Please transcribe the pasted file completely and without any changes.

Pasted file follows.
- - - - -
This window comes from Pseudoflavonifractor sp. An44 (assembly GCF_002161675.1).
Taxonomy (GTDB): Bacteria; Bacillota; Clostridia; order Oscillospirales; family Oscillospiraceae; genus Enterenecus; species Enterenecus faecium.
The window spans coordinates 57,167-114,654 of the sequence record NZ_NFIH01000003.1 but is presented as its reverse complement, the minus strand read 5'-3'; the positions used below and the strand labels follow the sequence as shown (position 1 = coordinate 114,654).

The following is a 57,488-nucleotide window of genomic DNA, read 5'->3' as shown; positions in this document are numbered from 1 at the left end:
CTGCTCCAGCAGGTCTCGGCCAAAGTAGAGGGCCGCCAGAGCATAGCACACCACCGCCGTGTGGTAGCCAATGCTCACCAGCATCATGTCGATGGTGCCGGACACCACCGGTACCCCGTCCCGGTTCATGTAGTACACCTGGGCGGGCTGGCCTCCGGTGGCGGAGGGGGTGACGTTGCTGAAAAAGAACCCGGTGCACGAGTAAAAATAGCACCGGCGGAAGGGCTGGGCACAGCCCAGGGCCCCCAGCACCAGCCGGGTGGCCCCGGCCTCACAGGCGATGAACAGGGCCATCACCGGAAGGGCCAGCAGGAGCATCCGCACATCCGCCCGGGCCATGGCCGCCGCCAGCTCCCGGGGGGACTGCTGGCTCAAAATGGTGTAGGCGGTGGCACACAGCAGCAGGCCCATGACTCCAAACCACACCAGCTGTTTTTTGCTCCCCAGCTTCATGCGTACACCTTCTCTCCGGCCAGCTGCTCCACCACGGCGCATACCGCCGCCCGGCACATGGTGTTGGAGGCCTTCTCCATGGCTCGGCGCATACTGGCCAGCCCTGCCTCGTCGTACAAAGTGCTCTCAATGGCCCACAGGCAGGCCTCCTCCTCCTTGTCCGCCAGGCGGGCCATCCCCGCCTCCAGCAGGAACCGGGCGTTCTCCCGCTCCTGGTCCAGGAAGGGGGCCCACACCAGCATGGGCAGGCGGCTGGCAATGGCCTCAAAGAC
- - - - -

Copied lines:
This window comes from Pseudoflavonifractor sp. An44 (assembly GCF_002161675.1).
Taxonomy (GTDB): Bacteria; Bacillota; Clostridia; order Oscillospirales; family Oscillospiraceae; genus Enterenecus; species Enterenecus faecium.
The window spans coordinates 57,167-114,654 of the sequence record NZ_NFIH01000003.1 but is presented as its reverse complement, the minus strand read 5'-3'; the positions used below and the strand labels follow the sequence as shown (position 1 = coordinate 114,654).

The following is a 57,488-nucleotide window of genomic DNA, read 5'->3' as shown; positions in this document are numbered from 1 at the left end:
CTGCTCCAGCAGGTCTCGGCCAAAGTAGAGGGCCGCCAGAGCATAGCACACCACCGCCGTGTGGTAGCCAATGCTCACCAGCATCATGTCGATGGTGCCGGACACCACCGGTACCCCGTCCCGGTTCATGTAGTACACCTGGGCGGGCTGGCCTCCGGTGGCGGAGGGGGTGACGTTGCTGAAAAAGAACCCGGTGCACGAGTAAAAATAGCACCGGCGGAAGGGCTGGGCACAGCCCAGGGCCCCCAGCACCAGCCGGGTGGCCCCGGCCTCACAGGCGATGAACAGGGCCATCACCGGAAGGGCCAGCAGGAGCATCCGCACATCCGCCCGGGCCATGGCCGCCGCCAGCTCCCGGGGGGACTGCTGGCTCAAAATGGTGTAGGCGGTGGCACACAGCAGCAGGCCCATGACTCCAAACCACACCAGCTGTTTTTTGCTCCCCAGCTTCATGCGTACACCTTCTCTCCGGCCAGCTGCTCCACCACGGCGCATACCGCCGCCCGGCACATGGTGTTGGAGGCCTTCTCCATGGCTCGGCGCATACTGGCCAGCCCTGCCTCGTCGTACAAAGTGCTCTCAATGGCCCACAGGCAGGCCTCCTCCTCCTTGTCCGCCAGGCGGGCCATCCCCGCCTCCAGCAGGAACCGGGCGTTCTCCCGCTCCTGGTCCAGGAAGGGGGCCCACACCAGCATGGGCAGGCGGCTGGCAATGGCCTCAAAGAC